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Uncover performance, compliance, and operational issues prior to deployment.

 

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network emulation, Test you apps under all network conditions

 

Network Emulation

 

Test your app under all network conditions—3G/4G, satellite, WAN, cloud—in your lab.

network protocol testing,

 

Protocol Testing

 

Are the network protocols implemented properly and securely, conforming to the specs, in your app or device?

 

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AUTOMATED NETWORK EMULATION TESTING

Test your app or device under all network conditions – from the routine to the extreme. Automate a wide variety of network conditions from 3G/4G to Cloud to WAN to Satellite to Internet. Uncover performance and operational issues prior to deployment.

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ARE YOU ALLOCATING YOUR TEST RESOURCES CORRECTLY?

Finding and fixing software defects constitutes the largest expense for the software industry. Learn why line speed testing isn’t enough and the importance of functional testing!

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UNDERSTANDING HOW APPLICATIONS PERFORM ON THE NETWORK—EVEN UNDER ADVERSE NETWORK CONDITIONS

Trial deployments are expensive and yield limited data. Learn how to properly characterize your application or device performance prior to deployment.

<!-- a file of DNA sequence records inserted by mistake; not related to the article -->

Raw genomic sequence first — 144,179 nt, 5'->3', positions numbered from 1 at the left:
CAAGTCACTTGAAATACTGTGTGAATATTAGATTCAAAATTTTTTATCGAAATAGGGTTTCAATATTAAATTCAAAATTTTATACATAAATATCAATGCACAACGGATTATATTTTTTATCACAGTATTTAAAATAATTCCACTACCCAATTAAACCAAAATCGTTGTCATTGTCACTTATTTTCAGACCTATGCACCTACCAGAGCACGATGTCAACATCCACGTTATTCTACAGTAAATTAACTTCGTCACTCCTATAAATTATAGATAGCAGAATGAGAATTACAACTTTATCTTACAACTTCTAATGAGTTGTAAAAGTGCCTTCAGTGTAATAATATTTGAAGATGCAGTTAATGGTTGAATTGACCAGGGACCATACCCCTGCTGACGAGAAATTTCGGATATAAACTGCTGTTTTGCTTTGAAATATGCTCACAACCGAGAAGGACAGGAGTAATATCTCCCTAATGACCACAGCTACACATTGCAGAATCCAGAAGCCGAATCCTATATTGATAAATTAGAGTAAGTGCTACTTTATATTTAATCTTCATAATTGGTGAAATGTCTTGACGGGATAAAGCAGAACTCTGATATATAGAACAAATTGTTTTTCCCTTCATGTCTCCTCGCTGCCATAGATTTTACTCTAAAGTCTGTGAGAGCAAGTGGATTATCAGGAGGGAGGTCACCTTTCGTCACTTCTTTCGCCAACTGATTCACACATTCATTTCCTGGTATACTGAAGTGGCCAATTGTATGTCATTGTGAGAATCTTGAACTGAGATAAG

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"Apple uses Maxwell to emulate all varieties of customer networks and access points — from limited network bandwidth to extreme latency to packet drops.

By testing our products with Maxwell prior to deployment, we ensure that customers have a solid experience when they get new Apple software or hardware in their hands."

— Dmitry Halavin, Apple Inc.

From the SI6 Networks Blog ...

Recently, we assessed the fragmentation and reassembly policies of some popular IPv6 implementations, such that we could evaluate the feasibility of IPv6-fragmentation-based insertion/evasion attacks with current IPv6 implementations (similar to those described by Ptacek and Newsham for IPv4). The aforementioned assessment was not "casual", but was mostly motivated by recent improvements in the IPv6 fragmentation and reassembly implementations of a number of popular IPv6 stacks. The improvements mostly fall into these categories:

 

 

As one might expect, all of these aspects are intimately related, and interact with each other in most scenarios.

This article discusses the first two items: the basic fragment reassembly policy of some popular IPv6 implementations (item #1 above) and the processing of IPv6 atomic fragments (item #2 above) of such implementations. Read the Blog entry.

 

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